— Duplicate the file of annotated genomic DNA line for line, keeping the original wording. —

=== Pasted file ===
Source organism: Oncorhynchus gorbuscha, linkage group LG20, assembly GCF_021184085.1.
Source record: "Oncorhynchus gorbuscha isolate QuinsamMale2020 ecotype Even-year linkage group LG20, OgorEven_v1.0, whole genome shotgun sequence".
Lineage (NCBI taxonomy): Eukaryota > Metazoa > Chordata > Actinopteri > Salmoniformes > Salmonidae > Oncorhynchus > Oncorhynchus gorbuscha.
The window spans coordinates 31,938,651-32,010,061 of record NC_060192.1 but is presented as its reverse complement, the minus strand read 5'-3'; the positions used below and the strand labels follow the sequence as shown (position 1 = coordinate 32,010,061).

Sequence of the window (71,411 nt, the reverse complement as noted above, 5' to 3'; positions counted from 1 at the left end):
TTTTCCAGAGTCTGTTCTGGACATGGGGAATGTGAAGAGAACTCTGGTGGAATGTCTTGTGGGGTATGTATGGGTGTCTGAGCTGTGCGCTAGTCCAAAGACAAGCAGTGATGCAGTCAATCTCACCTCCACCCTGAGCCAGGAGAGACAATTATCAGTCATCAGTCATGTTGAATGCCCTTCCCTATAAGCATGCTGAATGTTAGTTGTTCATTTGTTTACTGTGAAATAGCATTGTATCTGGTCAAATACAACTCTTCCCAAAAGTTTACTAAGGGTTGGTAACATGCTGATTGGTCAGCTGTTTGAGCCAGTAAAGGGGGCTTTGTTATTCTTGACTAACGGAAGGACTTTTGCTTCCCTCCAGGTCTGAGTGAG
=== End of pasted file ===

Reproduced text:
Source organism: Oncorhynchus gorbuscha, linkage group LG20, assembly GCF_021184085.1.
Source record: "Oncorhynchus gorbuscha isolate QuinsamMale2020 ecotype Even-year linkage group LG20, OgorEven_v1.0, whole genome shotgun sequence".
Lineage (NCBI taxonomy): Eukaryota > Metazoa > Chordata > Actinopteri > Salmoniformes > Salmonidae > Oncorhynchus > Oncorhynchus gorbuscha.
The window spans coordinates 31,938,651-32,010,061 of record NC_060192.1 but is presented as its reverse complement, the minus strand read 5'-3'; the positions used below and the strand labels follow the sequence as shown (position 1 = coordinate 32,010,061).

Sequence of the window (71,411 nt, the reverse complement as noted above, 5' to 3'; positions counted from 1 at the left end):
TTTTCCAGAGTCTGTTCTGGACATGGGGAATGTGAAGAGAACTCTGGTGGAATGTCTTGTGGGGTATGTATGGGTGTCTGAGCTGTGCGCTAGTCCAAAGACAAGCAGTGATGCAGTCAATCTCACCTCCACCCTGAGCCAGGAGAGACAATTATCAGTCATCAGTCATGTTGAATGCCCTTCCCTATAAGCATGCTGAATGTTAGTTGTTCATTTGTTTACTGTGAAATAGCATTGTATCTGGTCAAATACAACTCTTCCCAAAAGTTTACTAAGGGTTGGTAACATGCTGATTGGTCAGCTGTTTGAGCCAGTAAAGGGGGCTTTGTTATTCTTGACTAACGGAAGGACTTTTGCTTCCCTCCAGGTCTGAGTGAG